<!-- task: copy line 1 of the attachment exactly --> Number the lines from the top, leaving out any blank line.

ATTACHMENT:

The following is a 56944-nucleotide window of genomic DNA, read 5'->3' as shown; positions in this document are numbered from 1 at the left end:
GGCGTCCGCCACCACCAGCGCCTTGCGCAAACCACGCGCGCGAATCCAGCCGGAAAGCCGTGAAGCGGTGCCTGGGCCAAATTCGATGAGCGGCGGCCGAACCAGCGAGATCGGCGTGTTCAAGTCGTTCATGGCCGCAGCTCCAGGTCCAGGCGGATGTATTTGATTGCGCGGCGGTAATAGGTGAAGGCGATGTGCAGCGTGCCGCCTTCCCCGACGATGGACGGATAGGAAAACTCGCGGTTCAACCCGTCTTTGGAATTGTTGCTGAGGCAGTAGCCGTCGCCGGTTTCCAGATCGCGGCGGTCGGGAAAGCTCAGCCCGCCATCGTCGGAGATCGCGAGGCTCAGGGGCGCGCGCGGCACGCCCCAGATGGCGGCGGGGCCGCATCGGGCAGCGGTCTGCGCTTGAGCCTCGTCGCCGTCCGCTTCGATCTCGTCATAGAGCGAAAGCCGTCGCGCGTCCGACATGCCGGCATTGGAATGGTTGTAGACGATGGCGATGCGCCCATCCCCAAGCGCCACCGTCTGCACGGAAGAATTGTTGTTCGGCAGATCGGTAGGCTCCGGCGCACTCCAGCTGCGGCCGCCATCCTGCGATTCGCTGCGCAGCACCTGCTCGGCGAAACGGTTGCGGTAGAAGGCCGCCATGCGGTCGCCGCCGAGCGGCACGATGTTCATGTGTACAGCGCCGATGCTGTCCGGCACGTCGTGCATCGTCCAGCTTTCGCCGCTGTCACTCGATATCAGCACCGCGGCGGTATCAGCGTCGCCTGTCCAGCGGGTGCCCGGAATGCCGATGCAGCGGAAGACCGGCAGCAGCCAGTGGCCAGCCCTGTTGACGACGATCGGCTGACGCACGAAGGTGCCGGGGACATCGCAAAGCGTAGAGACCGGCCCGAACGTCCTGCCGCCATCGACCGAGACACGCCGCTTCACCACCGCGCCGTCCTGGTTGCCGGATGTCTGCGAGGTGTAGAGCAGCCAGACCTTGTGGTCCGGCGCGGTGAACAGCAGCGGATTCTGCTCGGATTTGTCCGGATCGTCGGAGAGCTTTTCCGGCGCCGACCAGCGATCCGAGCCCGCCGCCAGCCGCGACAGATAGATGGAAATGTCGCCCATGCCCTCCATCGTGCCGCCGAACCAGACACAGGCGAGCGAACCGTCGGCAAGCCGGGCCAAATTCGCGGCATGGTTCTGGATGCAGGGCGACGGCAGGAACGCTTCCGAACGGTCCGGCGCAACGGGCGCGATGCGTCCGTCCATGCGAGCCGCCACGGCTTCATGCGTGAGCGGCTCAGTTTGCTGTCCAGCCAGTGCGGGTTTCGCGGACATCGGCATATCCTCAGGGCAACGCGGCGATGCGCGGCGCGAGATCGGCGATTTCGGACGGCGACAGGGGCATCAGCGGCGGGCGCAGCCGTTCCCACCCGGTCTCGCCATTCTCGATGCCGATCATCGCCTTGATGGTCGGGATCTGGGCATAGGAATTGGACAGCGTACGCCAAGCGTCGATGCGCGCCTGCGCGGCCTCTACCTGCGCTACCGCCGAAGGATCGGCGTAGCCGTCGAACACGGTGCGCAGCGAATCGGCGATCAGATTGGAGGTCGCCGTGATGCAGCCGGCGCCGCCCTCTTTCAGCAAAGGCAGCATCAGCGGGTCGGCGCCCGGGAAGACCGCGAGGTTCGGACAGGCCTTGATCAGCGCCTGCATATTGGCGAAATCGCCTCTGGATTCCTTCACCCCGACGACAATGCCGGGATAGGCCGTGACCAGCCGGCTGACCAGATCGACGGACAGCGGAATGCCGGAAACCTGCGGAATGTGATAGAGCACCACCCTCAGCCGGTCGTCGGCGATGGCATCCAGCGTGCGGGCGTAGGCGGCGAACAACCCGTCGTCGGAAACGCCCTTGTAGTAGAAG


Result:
The following is a 56944-nucleotide window of genomic DNA, read 5'->3' as shown; positions in this document are numbered from 1 at the left end: